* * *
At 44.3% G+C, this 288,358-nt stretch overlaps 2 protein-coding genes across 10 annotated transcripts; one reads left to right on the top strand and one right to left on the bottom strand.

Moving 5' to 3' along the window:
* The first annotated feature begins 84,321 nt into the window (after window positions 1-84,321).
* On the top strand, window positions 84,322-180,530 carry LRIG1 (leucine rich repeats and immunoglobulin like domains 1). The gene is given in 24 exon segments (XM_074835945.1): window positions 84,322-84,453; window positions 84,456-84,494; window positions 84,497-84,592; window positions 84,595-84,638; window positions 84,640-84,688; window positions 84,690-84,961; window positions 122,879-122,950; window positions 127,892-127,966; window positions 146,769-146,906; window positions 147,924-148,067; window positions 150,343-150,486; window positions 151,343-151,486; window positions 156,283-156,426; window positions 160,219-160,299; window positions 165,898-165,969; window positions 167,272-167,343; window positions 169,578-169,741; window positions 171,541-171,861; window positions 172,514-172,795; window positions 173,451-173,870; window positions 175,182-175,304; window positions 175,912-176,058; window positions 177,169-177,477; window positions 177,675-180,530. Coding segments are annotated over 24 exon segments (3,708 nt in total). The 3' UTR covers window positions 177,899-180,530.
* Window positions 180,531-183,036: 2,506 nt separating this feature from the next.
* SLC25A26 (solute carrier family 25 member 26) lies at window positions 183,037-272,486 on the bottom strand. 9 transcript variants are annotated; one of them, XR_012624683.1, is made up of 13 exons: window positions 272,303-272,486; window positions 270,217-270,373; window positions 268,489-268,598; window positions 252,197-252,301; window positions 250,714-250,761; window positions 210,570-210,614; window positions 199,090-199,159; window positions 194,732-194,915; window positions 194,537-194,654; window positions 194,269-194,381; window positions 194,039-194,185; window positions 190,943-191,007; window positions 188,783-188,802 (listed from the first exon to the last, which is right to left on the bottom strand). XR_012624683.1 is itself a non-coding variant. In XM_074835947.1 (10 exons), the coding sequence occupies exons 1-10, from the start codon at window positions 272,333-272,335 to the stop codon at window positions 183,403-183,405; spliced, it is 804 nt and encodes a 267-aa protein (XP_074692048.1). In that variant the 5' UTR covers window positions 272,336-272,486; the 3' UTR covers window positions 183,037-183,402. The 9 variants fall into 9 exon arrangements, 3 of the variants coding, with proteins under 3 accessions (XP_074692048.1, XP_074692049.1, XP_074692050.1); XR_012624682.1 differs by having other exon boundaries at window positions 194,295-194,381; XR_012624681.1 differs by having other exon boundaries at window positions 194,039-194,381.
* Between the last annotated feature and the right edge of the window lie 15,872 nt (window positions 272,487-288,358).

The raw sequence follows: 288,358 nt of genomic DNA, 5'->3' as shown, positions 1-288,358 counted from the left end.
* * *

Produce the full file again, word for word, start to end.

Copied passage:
At 44.3% G+C, this 288,358-nt stretch overlaps 2 protein-coding genes across 10 annotated transcripts; one reads left to right on the top strand and one right to left on the bottom strand.

Moving 5' to 3' along the window:
* The first annotated feature begins 84,321 nt into the window (after window positions 1-84,321).
* On the top strand, window positions 84,322-180,530 carry LRIG1 (leucine rich repeats and immunoglobulin like domains 1). The gene is given in 24 exon segments (XM_074835945.1): window positions 84,322-84,453; window positions 84,456-84,494; window positions 84,497-84,592; window positions 84,595-84,638; window positions 84,640-84,688; window positions 84,690-84,961; window positions 122,879-122,950; window positions 127,892-127,966; window positions 146,769-146,906; window positions 147,924-148,067; window positions 150,343-150,486; window positions 151,343-151,486; window positions 156,283-156,426; window positions 160,219-160,299; window positions 165,898-165,969; window positions 167,272-167,343; window positions 169,578-169,741; window positions 171,541-171,861; window positions 172,514-172,795; window positions 173,451-173,870; window positions 175,182-175,304; window positions 175,912-176,058; window positions 177,169-177,477; window positions 177,675-180,530. Coding segments are annotated over 24 exon segments (3,708 nt in total). The 3' UTR covers window positions 177,899-180,530.
* Window positions 180,531-183,036: 2,506 nt separating this feature from the next.
* SLC25A26 (solute carrier family 25 member 26) lies at window positions 183,037-272,486 on the bottom strand. 9 transcript variants are annotated; one of them, XR_012624683.1, is made up of 13 exons: window positions 272,303-272,486; window positions 270,217-270,373; window positions 268,489-268,598; window positions 252,197-252,301; window positions 250,714-250,761; window positions 210,570-210,614; window positions 199,090-199,159; window positions 194,732-194,915; window positions 194,537-194,654; window positions 194,269-194,381; window positions 194,039-194,185; window positions 190,943-191,007; window positions 188,783-188,802 (listed from the first exon to the last, which is right to left on the bottom strand). XR_012624683.1 is itself a non-coding variant. In XM_074835947.1 (10 exons), the coding sequence occupies exons 1-10, from the start codon at window positions 272,333-272,335 to the stop codon at window positions 183,403-183,405; spliced, it is 804 nt and encodes a 267-aa protein (XP_074692048.1). In that variant the 5' UTR covers window positions 272,336-272,486; the 3' UTR covers window positions 183,037-183,402. The 9 variants fall into 9 exon arrangements, 3 of the variants coding, with proteins under 3 accessions (XP_074692048.1, XP_074692049.1, XP_074692050.1); XR_012624682.1 differs by having other exon boundaries at window positions 194,295-194,381; XR_012624681.1 differs by having other exon boundaries at window positions 194,039-194,381.
* Between the last annotated feature and the right edge of the window lie 15,872 nt (window positions 272,487-288,358).

The raw sequence follows: 288,358 nt of genomic DNA, 5'->3' as shown, positions 1-288,358 counted from the left end.